LONDON – As Switzerland’s central bank imposed a limit on the franc’s appreciation against the euro on Sept. 6, UBS trader Kweku Adoboli’s Facebook profile had a plea for his friends: “Need a miracle.”

Just over a week later, at 3:30 a.m. Thursday, police in London arrested Adoboli, 31, on suspicion of fraud by abuse of position. UBS told investors less than five hours later that “unauthorized trading” by someone it didn’t identify caused a $2 billion loss.

Adoboli worked on the bank’s Delta One desk, a unit that handles trades for clients, typically helping them to speculate on or hedge the performance of a basket of securities. It also takes risks with the bank’s own money in arranging trades. It was the same kind of desk as the one worked by Jerome Kerviel, who triggered a $6.8 billion loss for France’s Societe Generale in January 2008.

“It couldn’t come at a worse time for UBS,” said Fred Ponzo, a former trader at Societe Generale and capital markets adviser at Greyspark Partners in London. “The thing is, it’s very hard to go through the fail-safes by error. The only way to dig a hole this big is by design. You have to ask the question that if this is a $2 billion hole, is this is a failure of technology and risk management?”

The arrest as global regulators are pressing banks to curb their proprietary trading is likely to revive calls for financial institutions to increase controls on risk and separate their investment banking from their retail businesses. It may also force Chief Executive Officer Oswald Gruebel, 67, to abandon further expansion of UBS’ investment bank.

The loss is “the final straw in UBS’ ambitious build-out to a tier-one investment bank,” wrote JPMorgan Chase analysts led by Kian Abouhossein in a note to clients yesterday. “First, we think we’ll likely see management changes within UBS’ investment bank. Second, we expect UBS will come under material pressure from shareholders” and regulators to review its investment banking division.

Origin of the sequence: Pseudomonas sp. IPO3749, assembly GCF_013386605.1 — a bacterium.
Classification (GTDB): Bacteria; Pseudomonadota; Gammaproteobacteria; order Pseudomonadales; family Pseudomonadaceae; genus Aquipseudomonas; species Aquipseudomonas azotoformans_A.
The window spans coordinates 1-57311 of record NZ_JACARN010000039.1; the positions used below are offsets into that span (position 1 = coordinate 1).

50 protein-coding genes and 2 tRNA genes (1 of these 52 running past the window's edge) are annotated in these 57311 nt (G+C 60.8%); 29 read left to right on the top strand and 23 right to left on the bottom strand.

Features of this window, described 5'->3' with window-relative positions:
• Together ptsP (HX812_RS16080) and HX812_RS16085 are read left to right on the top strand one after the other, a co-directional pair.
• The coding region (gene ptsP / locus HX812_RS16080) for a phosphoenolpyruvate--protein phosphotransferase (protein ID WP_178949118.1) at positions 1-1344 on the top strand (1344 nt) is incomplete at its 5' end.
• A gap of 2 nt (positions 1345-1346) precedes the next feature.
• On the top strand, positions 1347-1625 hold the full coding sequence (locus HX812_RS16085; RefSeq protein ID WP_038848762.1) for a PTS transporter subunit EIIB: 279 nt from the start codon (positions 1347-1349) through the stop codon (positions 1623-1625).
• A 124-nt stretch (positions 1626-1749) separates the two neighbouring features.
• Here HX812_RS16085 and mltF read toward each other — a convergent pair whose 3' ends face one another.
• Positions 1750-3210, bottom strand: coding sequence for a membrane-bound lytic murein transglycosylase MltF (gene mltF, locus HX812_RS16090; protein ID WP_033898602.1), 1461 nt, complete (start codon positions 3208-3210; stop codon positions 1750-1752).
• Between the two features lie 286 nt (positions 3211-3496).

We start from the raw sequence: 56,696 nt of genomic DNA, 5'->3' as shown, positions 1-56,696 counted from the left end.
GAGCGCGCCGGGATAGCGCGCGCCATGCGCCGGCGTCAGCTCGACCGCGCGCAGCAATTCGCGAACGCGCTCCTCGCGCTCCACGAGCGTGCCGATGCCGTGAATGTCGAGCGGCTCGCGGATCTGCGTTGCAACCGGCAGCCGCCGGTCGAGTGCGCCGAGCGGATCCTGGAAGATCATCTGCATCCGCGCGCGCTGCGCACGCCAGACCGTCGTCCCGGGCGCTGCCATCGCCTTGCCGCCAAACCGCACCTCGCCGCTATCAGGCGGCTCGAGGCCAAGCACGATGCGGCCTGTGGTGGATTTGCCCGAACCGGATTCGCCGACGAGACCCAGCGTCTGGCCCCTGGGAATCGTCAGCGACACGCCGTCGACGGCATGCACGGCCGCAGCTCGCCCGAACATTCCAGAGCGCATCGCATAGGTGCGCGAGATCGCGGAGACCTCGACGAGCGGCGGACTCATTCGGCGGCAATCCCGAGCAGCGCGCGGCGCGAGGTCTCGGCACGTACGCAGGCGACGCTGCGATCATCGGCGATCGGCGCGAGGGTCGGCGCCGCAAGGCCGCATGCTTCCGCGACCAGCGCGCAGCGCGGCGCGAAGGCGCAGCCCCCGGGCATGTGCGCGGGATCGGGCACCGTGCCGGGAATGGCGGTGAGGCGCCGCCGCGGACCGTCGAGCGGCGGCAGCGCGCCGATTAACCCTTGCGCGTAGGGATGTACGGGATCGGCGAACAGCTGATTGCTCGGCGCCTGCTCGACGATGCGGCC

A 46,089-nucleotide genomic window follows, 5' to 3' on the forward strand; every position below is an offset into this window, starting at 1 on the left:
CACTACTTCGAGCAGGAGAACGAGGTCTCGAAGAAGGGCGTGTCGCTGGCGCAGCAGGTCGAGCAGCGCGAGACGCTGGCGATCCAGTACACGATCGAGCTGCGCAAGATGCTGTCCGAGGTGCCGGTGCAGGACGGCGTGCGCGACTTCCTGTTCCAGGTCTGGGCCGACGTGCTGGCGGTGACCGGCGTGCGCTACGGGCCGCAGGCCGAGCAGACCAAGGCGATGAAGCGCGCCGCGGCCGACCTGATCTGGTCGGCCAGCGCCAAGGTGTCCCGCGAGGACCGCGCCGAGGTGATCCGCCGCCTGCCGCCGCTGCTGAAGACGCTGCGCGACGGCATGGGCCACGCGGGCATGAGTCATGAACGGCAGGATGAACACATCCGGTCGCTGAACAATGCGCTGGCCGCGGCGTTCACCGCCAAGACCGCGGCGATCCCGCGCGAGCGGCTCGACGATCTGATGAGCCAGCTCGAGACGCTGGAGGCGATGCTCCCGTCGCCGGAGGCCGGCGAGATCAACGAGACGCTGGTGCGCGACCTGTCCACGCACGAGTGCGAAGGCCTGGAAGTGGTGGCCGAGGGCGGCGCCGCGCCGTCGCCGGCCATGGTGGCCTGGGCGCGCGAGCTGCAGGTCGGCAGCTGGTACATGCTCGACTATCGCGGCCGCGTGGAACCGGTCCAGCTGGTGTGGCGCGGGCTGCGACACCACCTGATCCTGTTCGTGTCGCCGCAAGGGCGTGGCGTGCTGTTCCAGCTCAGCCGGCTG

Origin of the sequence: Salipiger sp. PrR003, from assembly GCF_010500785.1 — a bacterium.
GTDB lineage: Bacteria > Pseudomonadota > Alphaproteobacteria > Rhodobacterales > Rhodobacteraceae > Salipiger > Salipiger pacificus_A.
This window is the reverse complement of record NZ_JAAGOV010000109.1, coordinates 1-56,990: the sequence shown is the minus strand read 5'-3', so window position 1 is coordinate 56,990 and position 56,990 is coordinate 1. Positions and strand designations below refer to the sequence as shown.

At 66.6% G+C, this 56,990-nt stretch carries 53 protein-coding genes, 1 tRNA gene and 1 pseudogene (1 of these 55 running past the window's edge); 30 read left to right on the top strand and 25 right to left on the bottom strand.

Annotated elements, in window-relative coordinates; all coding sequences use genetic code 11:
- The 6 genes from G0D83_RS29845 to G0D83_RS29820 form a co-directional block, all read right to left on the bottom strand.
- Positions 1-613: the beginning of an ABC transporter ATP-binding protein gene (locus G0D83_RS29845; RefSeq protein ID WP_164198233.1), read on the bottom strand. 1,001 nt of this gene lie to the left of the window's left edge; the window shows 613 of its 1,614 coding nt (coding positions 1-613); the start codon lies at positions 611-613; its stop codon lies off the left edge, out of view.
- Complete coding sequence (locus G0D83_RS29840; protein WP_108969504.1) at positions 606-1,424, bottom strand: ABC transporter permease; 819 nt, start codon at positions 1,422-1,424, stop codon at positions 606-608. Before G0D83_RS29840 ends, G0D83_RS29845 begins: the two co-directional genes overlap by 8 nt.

Moody’s Investors Service put credit ratings for UBS under review for possible downgrade. The examination will focus on “weaknesses in the group’s risk management and controls that have become evident again,” Moody’s said in a statement. The loss itself “would be manageable for the group given its sound liquidity and capital position.”

UBS risk officers were examining Abodoli’s trades before he informed them about the activity, according to a person with knowledge of the matter. The bank asked British police at 1 a.m. Thursday to arrest Adoboli, before alerting the British financial regulator or prosecutors, according to two people familiar with the matter.

The Financial Services Authority was notified shortly after the police, and prosecutors at the Serious Fraud Office weren’t contacted at all, according to two sources who asked not to be identified because the investigations are private.

UBS declined Thursday to say how the trading allegedly lost the bank $2 billion. Gruebel called the loss “unauthorized” and “distressing” in an email to employees, without giving details. No client positions were affected, the Zurich-based company said in the statement, issued on the third anniversary of the collapse of Lehman Brothers Holdings.

Traders at other firms speculate that UBS may have failed to adequately hedge the currency risk related to an exchange traded fund, known as an ETF, or mistakenly placed a currency swap the wrong way, according to executives at other firms who declined to be identified. When the Swiss National Bank, Switzerland’s central bank, announced its limit on the currency Sept. 6, the franc fell more than 8 percent against the euro.